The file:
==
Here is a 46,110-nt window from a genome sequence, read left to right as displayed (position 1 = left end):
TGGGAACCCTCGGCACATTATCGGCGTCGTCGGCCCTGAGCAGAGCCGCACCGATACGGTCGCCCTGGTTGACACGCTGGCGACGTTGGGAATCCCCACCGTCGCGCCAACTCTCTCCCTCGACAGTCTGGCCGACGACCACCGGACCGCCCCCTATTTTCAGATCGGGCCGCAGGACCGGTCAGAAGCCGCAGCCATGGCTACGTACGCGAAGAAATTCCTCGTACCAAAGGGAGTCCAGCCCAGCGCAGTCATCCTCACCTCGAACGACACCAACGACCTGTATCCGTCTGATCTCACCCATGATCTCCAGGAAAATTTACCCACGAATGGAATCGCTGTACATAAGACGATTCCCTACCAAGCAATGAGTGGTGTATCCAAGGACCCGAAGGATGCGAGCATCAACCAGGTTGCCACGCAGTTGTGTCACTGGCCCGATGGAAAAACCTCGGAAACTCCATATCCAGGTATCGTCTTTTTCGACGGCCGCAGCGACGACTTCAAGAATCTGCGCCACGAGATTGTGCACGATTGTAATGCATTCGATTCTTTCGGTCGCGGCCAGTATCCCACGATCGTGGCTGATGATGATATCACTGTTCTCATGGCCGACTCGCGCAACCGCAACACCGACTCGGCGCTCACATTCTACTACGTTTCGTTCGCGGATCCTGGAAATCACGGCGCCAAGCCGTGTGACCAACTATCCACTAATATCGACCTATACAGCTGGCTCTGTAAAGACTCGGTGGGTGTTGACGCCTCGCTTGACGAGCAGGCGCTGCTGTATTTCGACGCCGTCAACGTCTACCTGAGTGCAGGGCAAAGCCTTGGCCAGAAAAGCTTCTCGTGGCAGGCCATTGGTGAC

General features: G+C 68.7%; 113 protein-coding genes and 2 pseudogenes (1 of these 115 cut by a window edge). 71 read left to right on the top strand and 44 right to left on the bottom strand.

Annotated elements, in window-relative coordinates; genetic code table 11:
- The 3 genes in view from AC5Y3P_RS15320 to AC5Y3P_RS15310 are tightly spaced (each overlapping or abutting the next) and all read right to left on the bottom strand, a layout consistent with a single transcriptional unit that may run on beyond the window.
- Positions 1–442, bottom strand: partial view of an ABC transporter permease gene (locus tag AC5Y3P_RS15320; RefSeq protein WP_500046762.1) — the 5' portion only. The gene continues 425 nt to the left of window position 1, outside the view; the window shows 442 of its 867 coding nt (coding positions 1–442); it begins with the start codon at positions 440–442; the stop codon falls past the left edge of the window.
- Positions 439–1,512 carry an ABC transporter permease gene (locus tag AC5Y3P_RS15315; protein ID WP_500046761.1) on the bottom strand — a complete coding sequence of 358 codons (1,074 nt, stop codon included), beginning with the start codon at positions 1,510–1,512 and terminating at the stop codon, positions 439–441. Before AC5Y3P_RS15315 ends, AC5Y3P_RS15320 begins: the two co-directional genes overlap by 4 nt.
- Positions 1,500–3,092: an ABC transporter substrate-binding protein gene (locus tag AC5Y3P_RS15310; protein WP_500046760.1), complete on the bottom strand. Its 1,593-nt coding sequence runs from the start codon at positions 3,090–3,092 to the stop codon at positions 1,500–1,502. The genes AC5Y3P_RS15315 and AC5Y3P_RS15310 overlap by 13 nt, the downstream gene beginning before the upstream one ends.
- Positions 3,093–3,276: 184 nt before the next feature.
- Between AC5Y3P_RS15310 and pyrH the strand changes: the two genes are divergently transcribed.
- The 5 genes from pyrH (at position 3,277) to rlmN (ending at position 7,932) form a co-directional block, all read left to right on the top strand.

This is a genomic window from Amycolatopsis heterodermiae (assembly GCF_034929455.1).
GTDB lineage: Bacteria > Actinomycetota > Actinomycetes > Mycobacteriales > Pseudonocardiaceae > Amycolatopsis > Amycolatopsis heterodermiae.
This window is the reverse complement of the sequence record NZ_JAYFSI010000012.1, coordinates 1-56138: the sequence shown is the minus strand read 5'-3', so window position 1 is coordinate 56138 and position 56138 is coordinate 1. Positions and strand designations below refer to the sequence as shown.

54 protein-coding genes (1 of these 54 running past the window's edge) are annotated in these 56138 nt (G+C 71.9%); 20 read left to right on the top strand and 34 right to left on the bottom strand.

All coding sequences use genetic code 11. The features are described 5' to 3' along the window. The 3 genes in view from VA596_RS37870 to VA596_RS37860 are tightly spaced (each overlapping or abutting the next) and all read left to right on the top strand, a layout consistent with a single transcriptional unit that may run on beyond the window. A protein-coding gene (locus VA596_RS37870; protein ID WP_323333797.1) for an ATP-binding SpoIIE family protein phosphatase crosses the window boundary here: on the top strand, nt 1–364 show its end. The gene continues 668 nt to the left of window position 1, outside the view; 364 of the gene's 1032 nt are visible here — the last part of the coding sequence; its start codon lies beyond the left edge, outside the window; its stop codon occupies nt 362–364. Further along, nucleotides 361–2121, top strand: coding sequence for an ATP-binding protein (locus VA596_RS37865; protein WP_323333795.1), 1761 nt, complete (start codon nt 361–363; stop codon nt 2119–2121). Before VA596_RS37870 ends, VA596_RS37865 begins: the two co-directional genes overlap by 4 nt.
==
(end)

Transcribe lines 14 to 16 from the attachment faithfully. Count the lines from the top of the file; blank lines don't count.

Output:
This window is the reverse complement of the sequence record NZ_JAYFSI010000012.1, coordinates 1-56138: the sequence shown is the minus strand read 5'-3', so window position 1 is coordinate 56138 and position 56138 is coordinate 1. Positions and strand designations below refer to the sequence as shown.

54 protein-coding genes (1 of these 54 running past the window's edge) are annotated in these 56138 nt (G+C 71.9%); 20 read left to right on the top strand and 34 right to left on the bottom strand.

All coding sequences use genetic code 11. The features are described 5' to 3' along the window. The 3 genes in view from VA596_RS37870 to VA596_RS37860 are tightly spaced (each overlapping or abutting the next) and all read left to right on the top strand, a layout consistent with a single transcriptional unit that may run on beyond the window. A protein-coding gene (locus VA596_RS37870; protein ID WP_323333797.1) for an ATP-binding SpoIIE family protein phosphatase crosses the window boundary here: on the top strand, nt 1–364 show its end. The gene continues 668 nt to the left of window position 1, outside the view; 364 of the gene's 1032 nt are visible here — the last part of the coding sequence; its start codon lies beyond the left edge, outside the window; its stop codon occupies nt 362–364. Further along, nucleotides 361–2121, top strand: coding sequence for an ATP-binding protein (locus VA596_RS37865; protein WP_323333795.1), 1761 nt, complete (start codon nt 361–363; stop codon nt 2119–2121). Before VA596_RS37870 ends, VA596_RS37865 begins: the two co-directional genes overlap by 4 nt.